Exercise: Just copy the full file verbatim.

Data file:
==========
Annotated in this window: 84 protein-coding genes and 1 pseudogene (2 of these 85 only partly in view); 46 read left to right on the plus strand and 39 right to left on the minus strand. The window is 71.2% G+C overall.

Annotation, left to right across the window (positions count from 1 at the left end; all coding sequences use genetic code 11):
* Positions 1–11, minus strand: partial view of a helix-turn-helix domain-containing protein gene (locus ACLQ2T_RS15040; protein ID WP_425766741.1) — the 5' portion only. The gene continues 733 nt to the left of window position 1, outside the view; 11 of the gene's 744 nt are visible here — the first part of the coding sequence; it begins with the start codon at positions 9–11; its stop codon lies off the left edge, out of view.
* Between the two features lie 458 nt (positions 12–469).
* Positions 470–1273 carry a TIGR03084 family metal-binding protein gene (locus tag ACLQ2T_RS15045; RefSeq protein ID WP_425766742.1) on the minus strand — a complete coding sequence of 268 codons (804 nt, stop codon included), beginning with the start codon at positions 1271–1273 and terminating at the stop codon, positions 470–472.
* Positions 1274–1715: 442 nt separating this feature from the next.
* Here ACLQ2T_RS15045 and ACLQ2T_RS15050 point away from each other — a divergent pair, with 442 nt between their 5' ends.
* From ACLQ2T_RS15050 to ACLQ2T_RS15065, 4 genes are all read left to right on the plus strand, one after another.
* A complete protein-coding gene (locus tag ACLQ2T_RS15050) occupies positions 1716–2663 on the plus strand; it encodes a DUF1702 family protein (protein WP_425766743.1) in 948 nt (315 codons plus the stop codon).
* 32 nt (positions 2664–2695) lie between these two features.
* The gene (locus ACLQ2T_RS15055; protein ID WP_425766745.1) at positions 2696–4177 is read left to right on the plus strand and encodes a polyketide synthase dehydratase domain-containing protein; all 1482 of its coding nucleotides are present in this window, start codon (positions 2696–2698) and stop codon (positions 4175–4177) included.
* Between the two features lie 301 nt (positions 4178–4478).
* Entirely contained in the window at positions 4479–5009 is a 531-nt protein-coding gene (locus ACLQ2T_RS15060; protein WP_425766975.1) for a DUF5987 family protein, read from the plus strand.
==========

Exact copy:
Annotated in this window: 84 protein-coding genes and 1 pseudogene (2 of these 85 only partly in view); 46 read left to right on the plus strand and 39 right to left on the minus strand. The window is 71.2% G+C overall.

Annotation, left to right across the window (positions count from 1 at the left end; all coding sequences use genetic code 11):
* Positions 1–11, minus strand: partial view of a helix-turn-helix domain-containing protein gene (locus ACLQ2T_RS15040; protein ID WP_425766741.1) — the 5' portion only. The gene continues 733 nt to the left of window position 1, outside the view; 11 of the gene's 744 nt are visible here — the first part of the coding sequence; it begins with the start codon at positions 9–11; its stop codon lies off the left edge, out of view.
* Between the two features lie 458 nt (positions 12–469).
* Positions 470–1273 carry a TIGR03084 family metal-binding protein gene (locus tag ACLQ2T_RS15045; RefSeq protein ID WP_425766742.1) on the minus strand — a complete coding sequence of 268 codons (804 nt, stop codon included), beginning with the start codon at positions 1271–1273 and terminating at the stop codon, positions 470–472.
* Positions 1274–1715: 442 nt separating this feature from the next.
* Here ACLQ2T_RS15045 and ACLQ2T_RS15050 point away from each other — a divergent pair, with 442 nt between their 5' ends.
* From ACLQ2T_RS15050 to ACLQ2T_RS15065, 4 genes are all read left to right on the plus strand, one after another.
* A complete protein-coding gene (locus tag ACLQ2T_RS15050) occupies positions 1716–2663 on the plus strand; it encodes a DUF1702 family protein (protein WP_425766743.1) in 948 nt (315 codons plus the stop codon).
* 32 nt (positions 2664–2695) lie between these two features.
* The gene (locus ACLQ2T_RS15055; protein ID WP_425766745.1) at positions 2696–4177 is read left to right on the plus strand and encodes a polyketide synthase dehydratase domain-containing protein; all 1482 of its coding nucleotides are present in this window, start codon (positions 2696–2698) and stop codon (positions 4175–4177) included.
* Between the two features lie 301 nt (positions 4178–4478).
* Entirely contained in the window at positions 4479–5009 is a 531-nt protein-coding gene (locus ACLQ2T_RS15060; protein WP_425766975.1) for a DUF5987 family protein, read from the plus strand.